The logo of AMP Ltd adorns its head office located in central Sydney, Australia
The logo of AMP Ltd adorns its head office located in central Sydney, Australia, May 5, 2017.

Australian wealth manager AMP Ltd said on Thursday its half-year underlying profit slumped by nearly a quarter, as margin pressure weighed on the banking division, sending its shares down nearly 3%.

Net interest margin at AMP Bank fell to 1.32% in the first half of the fiscal year, from 1.71% a year earlier, dragged down by growth in fixed-rate loans - which are less profitable.

Shares of the company, which rose as much as 4.3% in early trading, reversed gains to fall nearly 4%, their biggest single-day drop since mid-June.

Still, the company said the banking division's net interest margin improved in the second quarter, and will show a good performance during the second half of the year, benefiting from a higher interest rate environment.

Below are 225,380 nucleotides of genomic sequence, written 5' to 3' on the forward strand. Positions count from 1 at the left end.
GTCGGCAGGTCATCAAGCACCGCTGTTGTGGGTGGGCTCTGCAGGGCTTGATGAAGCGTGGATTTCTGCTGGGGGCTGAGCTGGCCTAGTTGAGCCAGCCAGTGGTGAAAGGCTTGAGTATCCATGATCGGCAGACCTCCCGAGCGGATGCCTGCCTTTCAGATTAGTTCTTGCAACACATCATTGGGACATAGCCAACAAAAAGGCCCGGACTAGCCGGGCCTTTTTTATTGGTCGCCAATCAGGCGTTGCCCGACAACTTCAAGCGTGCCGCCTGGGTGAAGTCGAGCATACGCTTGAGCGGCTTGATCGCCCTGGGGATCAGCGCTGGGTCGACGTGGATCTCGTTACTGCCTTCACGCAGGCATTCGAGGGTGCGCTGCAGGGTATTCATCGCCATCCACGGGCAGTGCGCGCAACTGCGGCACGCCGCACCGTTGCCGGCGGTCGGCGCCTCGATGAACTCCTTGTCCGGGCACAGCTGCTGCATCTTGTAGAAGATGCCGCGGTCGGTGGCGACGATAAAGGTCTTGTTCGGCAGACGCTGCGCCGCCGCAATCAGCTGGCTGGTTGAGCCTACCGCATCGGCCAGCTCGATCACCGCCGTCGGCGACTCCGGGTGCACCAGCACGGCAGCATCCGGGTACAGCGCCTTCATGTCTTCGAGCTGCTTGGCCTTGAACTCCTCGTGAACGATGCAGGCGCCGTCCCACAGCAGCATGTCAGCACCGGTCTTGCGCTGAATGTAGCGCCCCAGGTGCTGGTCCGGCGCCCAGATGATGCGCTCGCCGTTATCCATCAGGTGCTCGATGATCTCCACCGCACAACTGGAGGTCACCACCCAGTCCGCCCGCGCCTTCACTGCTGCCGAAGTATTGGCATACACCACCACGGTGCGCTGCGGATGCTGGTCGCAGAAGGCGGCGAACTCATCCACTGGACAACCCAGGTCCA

Runaway inflation has prompted the Reserve Bank of Australia to tighten monetary policy this year, aiding margins of banks that grappled with record-low interest rates for the past two years.

For the six months ended June 30, the 173-year-old company reported an underlying net profit after tax of A$117 million ($82.79 million), compared with A$155 million a year ago. It missed a UBS forecast of A$128 million.

"Underlying earnings are below our forecast and contain evidence of ongoing revenue margin squeeze and rising cost ratios in both Wealth and Bank," UBS analysts said.

AMP did not declare an interim dividend, but said it will return A$1.1 billion in capital to its shareholders, which will include an immediate on-market share buyback of A$350 million.

The remaining A$750 million is planned for fiscal 2023 and will comprise a combination of capital return, special dividend or a further on-market share buyback, AMP said.

"The capital return announcement is earlier than expected," UBS said.

On a statutory basis, AMP's profit more than tripled to A$481 million, driven by the sale of its infrastructure debt platform.

Last December, AMP had said it would sell its infrastructure debt platform to Ares Management for A$428 million.

($1 = 1.4132 Australian dollars)